Back in April and May, I had an item on my To Do list to write a post discussing the potential for a summer stock market correction and explaining what we’d do in the event that it happened. Don’t go looking for it because I didn’t get around to writing it. While I thought it was a good possibility that the stock market would finally show some volatility after nearly four years of steady gains with very few minor drops, the money managers that we talked with during that time period were generally very bullish. And during the second quarter we talked with many of the largest money managers in the world and travelled from New York to San Diego to Jackson Hole to gain their insights.

A Correction

This morning the Dow Jones Industrials Average started the day down over 1,000 points. That was on top of an 800+ point combined loss on Thursday and Friday. The definition of a stock market correction is a 10% or greater drop from the recent high and the Dow managed that on Friday, while the broader S & P 500 index joined in this morning. Though it has been about four years since the last stock market correction, they are really normal. In fact, over the past 20 calendar years we’ve had a correction in 13 of them. The average intra-year drop (from high to low) has been a bit over 15% according to JP Morgan Asset Management.

The Concern

The concern, of course, is that stocks will fall again as they did in 2008, when the drop from top to bottom was about 50%. But that was really rare. If we look back at the past 75 years, the stock market only dropped 50% three times, during 1973-74, 2000-02, and the 2008-09 decline. In 1973 we had the oil embargo followed by Watergate and the president’s resignation in 1974. The 2000-02 decline followed a huge surge in stock prices in the late 1990’s that drove valuations to at least 50% higher than they are today. And the 2008 crash was due to a global credit crisis as interest rates soared. Today, there is concern about China’s slowing economy, but we don’t see anything that would drive stock prices down dramatically.

The Game Plan

So if we go back to the spring, let me share what I would have written about a stock market correction game plan. The first thing is that it’s impossible to know what stock prices will do in the short term. While the financial channels on TV are enjoying surging ratings today and rolling out pundit after pundit, their track records are pretty awful and, of course, they don’t all agree. Trying to time the short term moves in the stock market is a fool’s game. Even if you are right on timing a move out of stocks, you have to be brave enough to buy back in when prices are down. And even if you get it right, the higher taxes on short term vs. long term capital gains can wipe out your advantage.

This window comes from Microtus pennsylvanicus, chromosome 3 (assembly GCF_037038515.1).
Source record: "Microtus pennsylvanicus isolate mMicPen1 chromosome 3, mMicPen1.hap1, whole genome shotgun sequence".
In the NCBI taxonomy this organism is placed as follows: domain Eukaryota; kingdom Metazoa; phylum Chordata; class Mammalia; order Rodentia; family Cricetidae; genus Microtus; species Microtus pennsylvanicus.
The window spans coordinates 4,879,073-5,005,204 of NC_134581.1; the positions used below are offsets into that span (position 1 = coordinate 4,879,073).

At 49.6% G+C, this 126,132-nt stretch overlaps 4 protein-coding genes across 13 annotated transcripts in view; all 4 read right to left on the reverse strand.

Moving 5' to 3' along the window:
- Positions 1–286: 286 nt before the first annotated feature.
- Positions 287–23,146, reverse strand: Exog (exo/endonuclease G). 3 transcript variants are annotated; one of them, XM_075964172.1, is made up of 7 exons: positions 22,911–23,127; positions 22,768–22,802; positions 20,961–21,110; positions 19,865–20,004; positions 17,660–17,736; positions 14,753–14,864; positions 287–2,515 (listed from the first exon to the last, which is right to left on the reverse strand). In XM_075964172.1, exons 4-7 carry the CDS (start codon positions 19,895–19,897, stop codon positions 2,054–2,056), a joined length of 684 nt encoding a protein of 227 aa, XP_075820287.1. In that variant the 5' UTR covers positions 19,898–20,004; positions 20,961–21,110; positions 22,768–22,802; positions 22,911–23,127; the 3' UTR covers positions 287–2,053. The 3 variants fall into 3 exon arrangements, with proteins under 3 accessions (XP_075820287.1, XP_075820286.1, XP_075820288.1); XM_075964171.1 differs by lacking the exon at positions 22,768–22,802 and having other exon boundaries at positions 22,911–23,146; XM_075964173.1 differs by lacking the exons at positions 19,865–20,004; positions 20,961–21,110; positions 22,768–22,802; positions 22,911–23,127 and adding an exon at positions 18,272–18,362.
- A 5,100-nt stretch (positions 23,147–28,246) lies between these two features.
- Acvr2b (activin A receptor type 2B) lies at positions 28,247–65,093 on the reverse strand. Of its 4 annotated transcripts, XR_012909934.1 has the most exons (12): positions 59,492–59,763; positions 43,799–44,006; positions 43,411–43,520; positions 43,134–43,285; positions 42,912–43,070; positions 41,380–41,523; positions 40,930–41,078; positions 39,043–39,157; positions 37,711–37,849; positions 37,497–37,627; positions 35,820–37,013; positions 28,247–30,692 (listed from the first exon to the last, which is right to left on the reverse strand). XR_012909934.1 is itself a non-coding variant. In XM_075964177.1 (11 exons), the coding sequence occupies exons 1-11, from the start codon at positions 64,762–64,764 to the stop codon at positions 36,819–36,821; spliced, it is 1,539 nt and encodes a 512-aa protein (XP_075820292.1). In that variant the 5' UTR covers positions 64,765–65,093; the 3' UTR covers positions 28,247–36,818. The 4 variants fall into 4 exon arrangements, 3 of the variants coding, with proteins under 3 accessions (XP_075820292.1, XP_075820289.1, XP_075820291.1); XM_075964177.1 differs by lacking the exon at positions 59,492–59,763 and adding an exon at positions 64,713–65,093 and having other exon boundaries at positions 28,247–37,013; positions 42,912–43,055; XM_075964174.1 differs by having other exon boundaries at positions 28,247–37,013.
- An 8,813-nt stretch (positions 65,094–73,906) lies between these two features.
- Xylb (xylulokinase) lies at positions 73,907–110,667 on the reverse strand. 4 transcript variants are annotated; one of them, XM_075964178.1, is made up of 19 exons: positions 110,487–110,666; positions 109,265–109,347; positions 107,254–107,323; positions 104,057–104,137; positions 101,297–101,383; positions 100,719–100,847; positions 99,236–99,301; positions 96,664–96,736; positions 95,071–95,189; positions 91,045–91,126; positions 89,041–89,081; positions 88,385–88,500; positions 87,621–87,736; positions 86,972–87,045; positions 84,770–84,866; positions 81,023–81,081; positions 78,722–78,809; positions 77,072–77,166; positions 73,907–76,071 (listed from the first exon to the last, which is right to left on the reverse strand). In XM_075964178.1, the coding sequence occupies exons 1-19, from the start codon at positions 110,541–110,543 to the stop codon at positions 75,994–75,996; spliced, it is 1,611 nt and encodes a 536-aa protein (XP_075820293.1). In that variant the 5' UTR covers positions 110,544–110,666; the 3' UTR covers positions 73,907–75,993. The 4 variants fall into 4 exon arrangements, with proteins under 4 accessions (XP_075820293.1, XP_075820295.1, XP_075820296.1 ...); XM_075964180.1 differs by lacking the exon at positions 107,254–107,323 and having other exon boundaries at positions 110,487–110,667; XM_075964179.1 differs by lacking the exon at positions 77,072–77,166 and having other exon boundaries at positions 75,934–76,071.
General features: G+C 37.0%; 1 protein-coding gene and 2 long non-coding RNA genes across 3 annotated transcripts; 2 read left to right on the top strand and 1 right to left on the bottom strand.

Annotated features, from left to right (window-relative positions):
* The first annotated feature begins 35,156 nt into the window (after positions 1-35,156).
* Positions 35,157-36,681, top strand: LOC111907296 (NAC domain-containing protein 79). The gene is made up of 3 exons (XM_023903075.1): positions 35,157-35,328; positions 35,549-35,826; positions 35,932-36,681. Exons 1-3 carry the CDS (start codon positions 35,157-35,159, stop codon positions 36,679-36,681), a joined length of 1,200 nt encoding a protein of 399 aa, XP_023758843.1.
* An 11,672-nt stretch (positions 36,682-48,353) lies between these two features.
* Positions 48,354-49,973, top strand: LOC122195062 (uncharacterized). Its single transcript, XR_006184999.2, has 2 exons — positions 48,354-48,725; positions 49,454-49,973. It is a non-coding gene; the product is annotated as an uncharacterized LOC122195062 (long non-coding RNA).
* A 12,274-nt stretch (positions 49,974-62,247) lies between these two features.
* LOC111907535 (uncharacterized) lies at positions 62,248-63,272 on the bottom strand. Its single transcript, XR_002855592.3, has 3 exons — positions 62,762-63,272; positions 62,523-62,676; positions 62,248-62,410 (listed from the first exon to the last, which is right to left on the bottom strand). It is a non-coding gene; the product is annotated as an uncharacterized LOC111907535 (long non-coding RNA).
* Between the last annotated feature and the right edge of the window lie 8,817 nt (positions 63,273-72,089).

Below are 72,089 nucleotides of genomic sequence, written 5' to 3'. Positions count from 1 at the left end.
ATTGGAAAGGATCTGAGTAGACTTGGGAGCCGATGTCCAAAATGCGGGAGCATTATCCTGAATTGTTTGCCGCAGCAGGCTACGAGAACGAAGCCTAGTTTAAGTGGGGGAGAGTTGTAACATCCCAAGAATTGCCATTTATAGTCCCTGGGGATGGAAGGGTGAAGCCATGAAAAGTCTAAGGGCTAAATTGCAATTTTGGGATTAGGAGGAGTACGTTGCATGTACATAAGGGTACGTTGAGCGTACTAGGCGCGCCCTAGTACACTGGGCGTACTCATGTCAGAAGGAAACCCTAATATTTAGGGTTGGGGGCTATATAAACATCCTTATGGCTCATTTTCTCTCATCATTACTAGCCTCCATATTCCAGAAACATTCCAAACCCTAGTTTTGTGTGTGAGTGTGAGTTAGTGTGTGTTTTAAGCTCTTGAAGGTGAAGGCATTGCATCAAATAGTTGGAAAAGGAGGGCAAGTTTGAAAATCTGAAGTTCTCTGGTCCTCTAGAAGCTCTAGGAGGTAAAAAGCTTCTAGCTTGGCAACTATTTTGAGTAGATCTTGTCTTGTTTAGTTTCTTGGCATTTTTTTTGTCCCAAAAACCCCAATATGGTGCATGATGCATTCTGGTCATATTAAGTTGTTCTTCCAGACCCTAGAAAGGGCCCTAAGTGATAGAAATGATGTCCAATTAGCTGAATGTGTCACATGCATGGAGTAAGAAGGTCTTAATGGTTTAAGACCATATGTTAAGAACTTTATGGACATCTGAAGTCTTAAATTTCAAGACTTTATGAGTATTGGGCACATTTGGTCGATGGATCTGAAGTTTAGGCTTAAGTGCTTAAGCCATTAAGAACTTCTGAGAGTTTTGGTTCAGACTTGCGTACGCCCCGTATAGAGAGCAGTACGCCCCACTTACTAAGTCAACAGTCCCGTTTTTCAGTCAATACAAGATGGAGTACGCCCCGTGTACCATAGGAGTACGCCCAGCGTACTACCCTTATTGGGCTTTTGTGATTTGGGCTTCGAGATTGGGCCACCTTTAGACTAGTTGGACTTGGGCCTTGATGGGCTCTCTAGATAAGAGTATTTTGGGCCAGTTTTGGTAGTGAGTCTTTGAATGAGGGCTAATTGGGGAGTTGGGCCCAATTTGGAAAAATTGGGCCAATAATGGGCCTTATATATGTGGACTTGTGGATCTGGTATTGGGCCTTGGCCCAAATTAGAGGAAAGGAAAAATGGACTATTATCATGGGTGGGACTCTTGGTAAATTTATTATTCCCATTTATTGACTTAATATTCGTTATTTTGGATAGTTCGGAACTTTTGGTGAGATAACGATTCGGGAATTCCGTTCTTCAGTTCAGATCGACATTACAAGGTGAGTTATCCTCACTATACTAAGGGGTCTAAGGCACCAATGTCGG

Human nature suggests that we should react to a big drop in stock prices. We naturally extrapolate the latest trend and assume that prices will continue down. Investors are very good at selling low and then chasing stocks again when prices rise and its “safe” to go back into the market. Unfortunately, the results have been well documented by Dalbar and Morningstar and this behavior costs the average investor a few percentage points a year on average.

At Vintage we regularly review the relative merits of all kinds of different investments from large cap US stocks, to emerging markets, high yield bonds, real estate, commodities and more. We try to determine what types of investments offer the best risk/reward tradeoff for the next 2-4 years. When we look at stock market valuations today, we see that the S&P 500 is trading at about 17.4 times the earnings expected for the next year. That means, at Friday’s level, your share of the earnings comes to 5.75%, with a little over 2% of that paid out in dividends. If we look to the ten year US Treasury bond, yields this morning slipped to under 2%. And, of course, cash and CDs pay well under the rate of inflation. Whether you are a younger person investing for the long term or a retiree looking for income, some of the best yields today are still from US stocks, especially on an after-tax basis.

Summer Sale

In short, we’re still very comfortable owning stocks. This volatility is normal and will likely stick around in the coming weeks, though we’re hopeful things will settle down soon. We’re watching the markets closely and will try to take advantage of any bargains that appear in the coming weeks. Some of our clients have contacted us and want to add to their portfolios today. If you got some extra cash on the sidelines there’s a summer sale going on! While stocks are certainly cheaper, we also like the opportunity in high yield bonds as yields have climbed to over 7% in recent weeks.

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